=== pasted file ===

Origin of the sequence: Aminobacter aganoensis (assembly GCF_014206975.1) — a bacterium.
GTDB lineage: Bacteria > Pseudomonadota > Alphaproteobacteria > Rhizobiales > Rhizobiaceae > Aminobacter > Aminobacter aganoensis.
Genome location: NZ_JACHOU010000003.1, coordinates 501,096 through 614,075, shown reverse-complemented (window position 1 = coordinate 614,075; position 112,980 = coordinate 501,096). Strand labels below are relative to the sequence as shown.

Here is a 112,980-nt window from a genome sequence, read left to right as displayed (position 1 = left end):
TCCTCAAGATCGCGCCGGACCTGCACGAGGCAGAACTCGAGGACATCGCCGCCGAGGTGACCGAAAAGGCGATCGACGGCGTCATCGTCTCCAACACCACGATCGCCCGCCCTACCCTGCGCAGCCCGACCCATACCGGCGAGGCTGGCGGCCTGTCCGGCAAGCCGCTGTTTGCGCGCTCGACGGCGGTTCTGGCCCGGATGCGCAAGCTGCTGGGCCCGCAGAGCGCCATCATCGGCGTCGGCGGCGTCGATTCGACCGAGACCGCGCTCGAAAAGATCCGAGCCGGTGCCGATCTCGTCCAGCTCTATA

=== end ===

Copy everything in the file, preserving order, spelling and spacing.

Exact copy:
Origin of the sequence: Aminobacter aganoensis (assembly GCF_014206975.1) — a bacterium.
GTDB lineage: Bacteria > Pseudomonadota > Alphaproteobacteria > Rhizobiales > Rhizobiaceae > Aminobacter > Aminobacter aganoensis.
Genome location: NZ_JACHOU010000003.1, coordinates 501,096 through 614,075, shown reverse-complemented (window position 1 = coordinate 614,075; position 112,980 = coordinate 501,096). Strand labels below are relative to the sequence as shown.

Here is a 112,980-nt window from a genome sequence, read left to right as displayed (position 1 = left end):
TCCTCAAGATCGCGCCGGACCTGCACGAGGCAGAACTCGAGGACATCGCCGCCGAGGTGACCGAAAAGGCGATCGACGGCGTCATCGTCTCCAACACCACGATCGCCCGCCCTACCCTGCGCAGCCCGACCCATACCGGCGAGGCTGGCGGCCTGTCCGGCAAGCCGCTGTTTGCGCGCTCGACGGCGGTTCTGGCCCGGATGCGCAAGCTGCTGGGCCCGCAGAGCGCCATCATCGGCGTCGGCGGCGTCGATTCGACCGAGACCGCGCTCGAAAAGATCCGAGCCGGTGCCGATCTCGTCCAGCTCTATA